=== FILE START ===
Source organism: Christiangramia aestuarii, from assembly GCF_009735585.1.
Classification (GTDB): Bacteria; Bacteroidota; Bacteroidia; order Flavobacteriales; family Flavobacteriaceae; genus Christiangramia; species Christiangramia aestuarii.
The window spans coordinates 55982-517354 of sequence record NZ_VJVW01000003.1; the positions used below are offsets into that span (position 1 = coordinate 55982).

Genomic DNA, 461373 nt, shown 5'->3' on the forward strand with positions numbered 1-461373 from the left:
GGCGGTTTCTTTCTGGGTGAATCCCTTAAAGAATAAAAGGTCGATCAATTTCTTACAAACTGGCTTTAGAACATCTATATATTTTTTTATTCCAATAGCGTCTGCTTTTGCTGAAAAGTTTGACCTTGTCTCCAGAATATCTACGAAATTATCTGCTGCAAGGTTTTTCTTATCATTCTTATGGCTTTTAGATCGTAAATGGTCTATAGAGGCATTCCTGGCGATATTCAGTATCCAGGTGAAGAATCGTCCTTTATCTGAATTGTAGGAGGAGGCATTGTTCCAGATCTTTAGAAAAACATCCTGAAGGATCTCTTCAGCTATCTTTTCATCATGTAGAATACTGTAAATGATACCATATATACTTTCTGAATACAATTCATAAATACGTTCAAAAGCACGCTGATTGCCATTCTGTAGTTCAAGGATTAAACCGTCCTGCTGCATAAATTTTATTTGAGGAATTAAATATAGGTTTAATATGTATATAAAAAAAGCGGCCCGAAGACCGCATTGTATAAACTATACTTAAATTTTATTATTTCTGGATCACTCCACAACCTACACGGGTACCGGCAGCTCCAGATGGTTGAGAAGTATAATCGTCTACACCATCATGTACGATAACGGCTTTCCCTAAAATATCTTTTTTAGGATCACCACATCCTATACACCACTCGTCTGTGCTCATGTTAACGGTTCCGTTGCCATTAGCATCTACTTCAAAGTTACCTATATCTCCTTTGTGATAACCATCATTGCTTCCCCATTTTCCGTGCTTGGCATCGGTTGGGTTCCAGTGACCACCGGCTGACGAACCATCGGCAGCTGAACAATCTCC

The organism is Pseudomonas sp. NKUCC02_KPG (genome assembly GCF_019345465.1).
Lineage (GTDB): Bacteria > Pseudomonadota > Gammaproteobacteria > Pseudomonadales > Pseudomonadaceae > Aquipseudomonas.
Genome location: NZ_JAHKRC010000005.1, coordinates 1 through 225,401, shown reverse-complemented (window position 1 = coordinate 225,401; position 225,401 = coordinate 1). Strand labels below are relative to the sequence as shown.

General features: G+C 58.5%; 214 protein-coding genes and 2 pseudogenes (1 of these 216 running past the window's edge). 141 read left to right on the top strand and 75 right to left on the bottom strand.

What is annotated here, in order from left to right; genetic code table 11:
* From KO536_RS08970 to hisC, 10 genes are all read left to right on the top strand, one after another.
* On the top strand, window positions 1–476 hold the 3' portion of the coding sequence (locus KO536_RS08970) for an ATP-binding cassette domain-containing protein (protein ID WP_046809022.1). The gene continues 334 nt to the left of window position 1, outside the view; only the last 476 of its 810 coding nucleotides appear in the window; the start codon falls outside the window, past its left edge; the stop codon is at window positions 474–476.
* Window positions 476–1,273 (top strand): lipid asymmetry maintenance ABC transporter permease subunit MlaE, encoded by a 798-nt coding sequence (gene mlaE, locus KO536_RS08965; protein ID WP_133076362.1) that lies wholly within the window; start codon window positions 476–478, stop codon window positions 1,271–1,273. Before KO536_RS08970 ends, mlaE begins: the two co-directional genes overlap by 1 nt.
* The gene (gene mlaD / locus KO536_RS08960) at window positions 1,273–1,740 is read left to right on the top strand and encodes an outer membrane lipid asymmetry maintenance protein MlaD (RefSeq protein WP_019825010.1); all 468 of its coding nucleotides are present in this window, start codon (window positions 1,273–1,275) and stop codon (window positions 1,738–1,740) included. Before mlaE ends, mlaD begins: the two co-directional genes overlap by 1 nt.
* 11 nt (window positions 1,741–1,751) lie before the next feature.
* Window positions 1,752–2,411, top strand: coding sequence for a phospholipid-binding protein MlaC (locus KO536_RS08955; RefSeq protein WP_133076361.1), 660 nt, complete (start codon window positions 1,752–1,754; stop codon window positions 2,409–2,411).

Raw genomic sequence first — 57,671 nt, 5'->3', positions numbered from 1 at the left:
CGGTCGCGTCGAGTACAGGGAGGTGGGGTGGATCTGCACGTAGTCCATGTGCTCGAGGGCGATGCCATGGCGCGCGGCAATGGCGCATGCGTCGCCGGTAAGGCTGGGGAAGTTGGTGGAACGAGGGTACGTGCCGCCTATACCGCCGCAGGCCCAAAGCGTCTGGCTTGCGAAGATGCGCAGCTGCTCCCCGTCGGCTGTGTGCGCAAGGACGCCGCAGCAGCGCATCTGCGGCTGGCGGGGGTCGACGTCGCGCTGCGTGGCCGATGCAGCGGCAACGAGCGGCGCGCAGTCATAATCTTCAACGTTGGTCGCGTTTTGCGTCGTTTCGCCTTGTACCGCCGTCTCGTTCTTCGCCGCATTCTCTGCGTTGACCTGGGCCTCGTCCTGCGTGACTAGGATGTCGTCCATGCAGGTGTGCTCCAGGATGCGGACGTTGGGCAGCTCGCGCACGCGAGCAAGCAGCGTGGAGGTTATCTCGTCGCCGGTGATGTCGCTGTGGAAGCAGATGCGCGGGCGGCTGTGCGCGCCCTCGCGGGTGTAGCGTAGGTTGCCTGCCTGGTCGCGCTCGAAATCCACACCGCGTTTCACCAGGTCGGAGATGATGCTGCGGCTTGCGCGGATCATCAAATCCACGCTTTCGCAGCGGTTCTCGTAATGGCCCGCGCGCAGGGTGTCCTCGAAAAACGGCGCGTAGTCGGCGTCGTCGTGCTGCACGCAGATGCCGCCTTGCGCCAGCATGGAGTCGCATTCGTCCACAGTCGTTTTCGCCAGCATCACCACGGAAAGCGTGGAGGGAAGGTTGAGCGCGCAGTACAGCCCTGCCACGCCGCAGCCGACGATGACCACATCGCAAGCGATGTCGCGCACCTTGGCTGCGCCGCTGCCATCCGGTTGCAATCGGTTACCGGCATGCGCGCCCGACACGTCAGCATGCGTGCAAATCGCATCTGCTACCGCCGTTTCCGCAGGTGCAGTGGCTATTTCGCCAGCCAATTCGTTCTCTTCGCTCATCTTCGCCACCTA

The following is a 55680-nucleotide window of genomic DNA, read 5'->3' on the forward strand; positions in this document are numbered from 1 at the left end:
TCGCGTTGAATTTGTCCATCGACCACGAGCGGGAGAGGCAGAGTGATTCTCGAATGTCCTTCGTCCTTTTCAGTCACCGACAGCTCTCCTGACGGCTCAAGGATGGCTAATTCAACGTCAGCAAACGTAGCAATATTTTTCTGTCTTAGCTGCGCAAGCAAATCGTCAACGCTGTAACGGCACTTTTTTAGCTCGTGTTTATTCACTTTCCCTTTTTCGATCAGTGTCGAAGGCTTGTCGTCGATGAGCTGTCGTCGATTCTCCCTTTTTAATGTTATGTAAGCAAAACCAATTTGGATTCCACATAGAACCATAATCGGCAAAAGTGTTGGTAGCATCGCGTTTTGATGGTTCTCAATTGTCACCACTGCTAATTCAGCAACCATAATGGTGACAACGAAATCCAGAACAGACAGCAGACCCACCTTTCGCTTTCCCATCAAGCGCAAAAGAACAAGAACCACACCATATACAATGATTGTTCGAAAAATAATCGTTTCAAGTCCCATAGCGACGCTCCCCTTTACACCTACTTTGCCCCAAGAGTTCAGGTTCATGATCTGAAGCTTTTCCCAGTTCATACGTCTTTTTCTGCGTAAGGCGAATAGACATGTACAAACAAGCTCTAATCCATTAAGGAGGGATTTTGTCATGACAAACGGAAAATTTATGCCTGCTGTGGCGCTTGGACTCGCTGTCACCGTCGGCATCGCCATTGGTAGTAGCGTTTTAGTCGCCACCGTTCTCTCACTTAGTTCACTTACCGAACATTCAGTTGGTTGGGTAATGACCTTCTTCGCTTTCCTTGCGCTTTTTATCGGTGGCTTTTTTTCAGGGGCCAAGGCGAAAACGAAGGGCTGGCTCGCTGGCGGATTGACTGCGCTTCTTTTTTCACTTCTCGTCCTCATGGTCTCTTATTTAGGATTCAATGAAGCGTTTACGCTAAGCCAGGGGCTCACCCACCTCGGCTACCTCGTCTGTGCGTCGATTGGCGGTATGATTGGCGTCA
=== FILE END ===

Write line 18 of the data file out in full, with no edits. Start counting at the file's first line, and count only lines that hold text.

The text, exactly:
CGGTCGCGTCGAGTACAGGGAGGTGGGGTGGATCTGCACGTAGTCCATGTGCTCGAGGGCGATGCCATGGCGCGCGGCAATGGCGCATGCGTCGCCGGTAAGGCTGGGGAAGTTGGTGGAACGAGGGTACGTGCCGCCTATACCGCCGCAGGCCCAAAGCGTCTGGCTTGCGAAGATGCGCAGCTGCTCCCCGTCGGCTGTGTGCGCAAGGACGCCGCAGCAGCGCATCTGCGGCTGGCGGGGGTCGACGTCGCGCTGCGTGGCCGATGCAGCGGCAACGAGCGGCGCGCAGTCATAATCTTCAACGTTGGTCGCGTTTTGCGTCGTTTCGCCTTGTACCGCCGTCTCGTTCTTCGCCGCATTCTCTGCGTTGACCTGGGCCTCGTCCTGCGTGACTAGGATGTCGTCCATGCAGGTGTGCTCCAGGATGCGGACGTTGGGCAGCTCGCGCACGCGAGCAAGCAGCGTGGAGGTTATCTCGTCGCCGGTGATGTCGCTGTGGAAGCAGATGCGCGGGCGGCTGTGCGCGCCCTCGCGGGTGTAGCGTAGGTTGCCTGCCTGGTCGCGCTCGAAATCCACACCGCGTTTCACCAGGTCGGAGATGATGCTGCGGCTTGCGCGGATCATCAAATCCACGCTTTCGCAGCGGTTCTCGTAATGGCCCGCGCGCAGGGTGTCCTCGAAAAACGGCGCGTAGTCGGCGTCGTCGTGCTGCACGCAGATGCCGCCTTGCGCCAGCATGGAGTCGCATTCGTCCACAGTCGTTTTCGCCAGCATCACCACGGAAAGCGTGGAGGGAAGGTTGAGCGCGCAGTACAGCCCTGCCACGCCGCAGCCGACGATGACCACATCGCAAGCGATGTCGCGCACCTTGGCTGCGCCGCTGCCATCCGGTTGCAATCGGTTACCGGCATGCGCGCCCGACACGTCAGCATGCGTGCAAATCGCATCTGCTACCGCCGTTTCCGCAGGTGCAGTGGCTATTTCGCCAGCCAATTCGTTCTCTTCGCTCATCTTCGCCACCTA